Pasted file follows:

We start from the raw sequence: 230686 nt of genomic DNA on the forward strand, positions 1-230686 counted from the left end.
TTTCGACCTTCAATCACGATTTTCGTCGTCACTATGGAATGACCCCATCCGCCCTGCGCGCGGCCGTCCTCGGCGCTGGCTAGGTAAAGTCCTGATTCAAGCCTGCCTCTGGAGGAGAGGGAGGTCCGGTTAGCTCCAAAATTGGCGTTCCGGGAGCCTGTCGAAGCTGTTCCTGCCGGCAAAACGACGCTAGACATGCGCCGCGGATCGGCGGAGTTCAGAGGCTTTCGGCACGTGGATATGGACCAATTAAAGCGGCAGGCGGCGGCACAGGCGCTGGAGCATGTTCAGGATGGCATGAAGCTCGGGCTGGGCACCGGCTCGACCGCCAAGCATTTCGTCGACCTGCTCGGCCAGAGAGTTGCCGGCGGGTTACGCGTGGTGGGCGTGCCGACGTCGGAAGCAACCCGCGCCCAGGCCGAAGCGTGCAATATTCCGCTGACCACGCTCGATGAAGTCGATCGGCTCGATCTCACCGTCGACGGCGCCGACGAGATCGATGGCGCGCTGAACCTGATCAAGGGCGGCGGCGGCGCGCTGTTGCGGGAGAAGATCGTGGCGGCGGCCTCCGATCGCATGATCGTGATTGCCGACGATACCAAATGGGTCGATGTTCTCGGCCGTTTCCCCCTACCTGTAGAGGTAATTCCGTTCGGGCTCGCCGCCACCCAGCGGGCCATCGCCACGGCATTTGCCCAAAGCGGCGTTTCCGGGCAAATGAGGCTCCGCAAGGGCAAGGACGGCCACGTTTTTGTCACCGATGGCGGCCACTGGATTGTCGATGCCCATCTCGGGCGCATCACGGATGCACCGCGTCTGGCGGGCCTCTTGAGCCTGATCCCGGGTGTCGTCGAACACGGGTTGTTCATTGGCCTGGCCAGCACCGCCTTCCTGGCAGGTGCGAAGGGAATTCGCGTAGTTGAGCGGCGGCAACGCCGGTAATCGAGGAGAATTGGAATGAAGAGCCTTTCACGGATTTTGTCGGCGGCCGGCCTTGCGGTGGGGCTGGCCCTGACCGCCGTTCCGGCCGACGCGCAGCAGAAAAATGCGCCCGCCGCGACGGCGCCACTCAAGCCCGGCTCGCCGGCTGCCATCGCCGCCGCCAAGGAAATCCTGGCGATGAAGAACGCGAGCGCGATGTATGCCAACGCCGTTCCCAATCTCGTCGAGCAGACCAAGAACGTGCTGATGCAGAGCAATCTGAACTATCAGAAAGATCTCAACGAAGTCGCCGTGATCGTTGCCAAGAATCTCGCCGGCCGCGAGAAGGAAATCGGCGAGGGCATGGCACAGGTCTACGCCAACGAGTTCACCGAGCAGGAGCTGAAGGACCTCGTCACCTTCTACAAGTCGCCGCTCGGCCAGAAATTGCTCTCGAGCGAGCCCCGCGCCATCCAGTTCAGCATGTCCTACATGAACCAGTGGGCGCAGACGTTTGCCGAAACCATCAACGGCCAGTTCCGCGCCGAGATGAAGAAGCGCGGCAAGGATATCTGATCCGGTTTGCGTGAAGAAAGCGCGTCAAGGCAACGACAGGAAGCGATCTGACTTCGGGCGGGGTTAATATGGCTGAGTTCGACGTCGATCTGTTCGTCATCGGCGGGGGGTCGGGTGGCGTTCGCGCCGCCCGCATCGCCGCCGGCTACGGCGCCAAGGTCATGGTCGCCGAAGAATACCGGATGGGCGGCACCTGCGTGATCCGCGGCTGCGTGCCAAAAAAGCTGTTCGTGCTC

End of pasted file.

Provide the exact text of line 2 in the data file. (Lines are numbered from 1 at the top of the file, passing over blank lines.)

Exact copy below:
TTTCGACCTTCAATCACGATTTTCGTCGTCACTATGGAATGACCCCATCCGCCCTGCGCGCGGCCGTCCTCGGCGCTGGCTAGGTAAAGTCCTGATTCAAGCCTGCCTCTGGAGGAGAGGGAGGTCCGGTTAGCTCCAAAATTGGCGTTCCGGGAGCCTGTCGAAGCTGTTCCTGCCGGCAAAACGACGCTAGACATGCGCCGCGGATCGGCGGAGTTCAGAGGCTTTCGGCACGTGGATATGGACCAATTAAAGCGGCAGGCGGCGGCACAGGCGCTGGAGCATGTTCAGGATGGCATGAAGCTCGGGCTGGGCACCGGCTCGACCGCCAAGCATTTCGTCGACCTGCTCGGCCAGAGAGTTGCCGGCGGGTTACGCGTGGTGGGCGTGCCGACGTCGGAAGCAACCCGCGCCCAGGCCGAAGCGTGCAATATTCCGCTGACCACGCTCGATGAAGTCGATCGGCTCGATCTCACCGTCGACGGCGCCGACGAGATCGATGGCGCGCTGAACCTGATCAAGGGCGGCGGCGGCGCGCTGTTGCGGGAGAAGATCGTGGCGGCGGCCTCCGATCGCATGATCGTGATTGCCGACGATACCAAATGGGTCGATGTTCTCGGCCGTTTCCCCCTACCTGTAGAGGTAATTCCGTTCGGGCTCGCCGCCACCCAGCGGGCCATCGCCACGGCATTTGCCCAAAGCGGCGTTTCCGGGCAAATGAGGCTCCGCAAGGGCAAGGACGGCCACGTTTTTGTCACCGATGGCGGCCACTGGATTGTCGATGCCCATCTCGGGCGCATCACGGATGCACCGCGTCTGGCGGGCCTCTTGAGCCTGATCCCGGGTGTCGTCGAACACGGGTTGTTCATTGGCCTGGCCAGCACCGCCTTCCTGGCAGGTGCGAAGGGAATTCGCGTAGTTGAGCGGCGGCAACGCCGGTAATCGAGGAGAATTGGAATGAAGAGCCTTTCACGGATTTTGTCGGCGGCCGGCCTTGCGGTGGGGCTGGCCCTGACCGCCGTTCCGGCCGACGCGCAGCAGAAAAATGCGCCCGCCGCGACGGCGCCACTCAAGCCCGGCTCGCCGGCTGCCATCGCCGCCGCCAAGGAAATCCTGGCGATGAAGAACGCGAGCGCGATGTATGCCAACGCCGTTCCCAATCTCGTCGAGCAGACCAAGAACGTGCTGATGCAGAGCAATCTGAACTATCAGAAAGATCTCAACGAAGTCGCCGTGATCGTTGCCAAGAATCTCGCCGGCCGCGAGAAGGAAATCGGCGAGGGCATGGCACAGGTCTACGCCAACGAGTTCACCGAGCAGGAGCTGAAGGACCTCGTCACCTTCTACAAGTCGCCGCTCGGCCAGAAATTGCTCTCGAGCGAGCCCCGCGCCATCCAGTTCAGCATGTCCTACATGAACCAGTGGGCGCAGACGTTTGCCGAAACCATCAACGGCCAGTTCCGCGCCGAGATGAAGAAGCGCGGCAAGGATATCTGATCCGGTTTGCGTGAAGAAAGCGCGTCAAGGCAACGACAGGAAGCGATCTGACTTCGGGCGGGGTTAATATGGCTGAGTTCGACGTCGATCTGTTCGTCATCGGCGGGGGGTCGGGTGGCGTTCGCGCCGCCCGCATCGCCGCCGGCTACGGCGCCAAGGTCATGGTCGCCGAAGAATACCGGATGGGCGGCACCTGCGTGATCCGCGGCTGCGTGCCAAAAAAGCTGTTCGTGCTC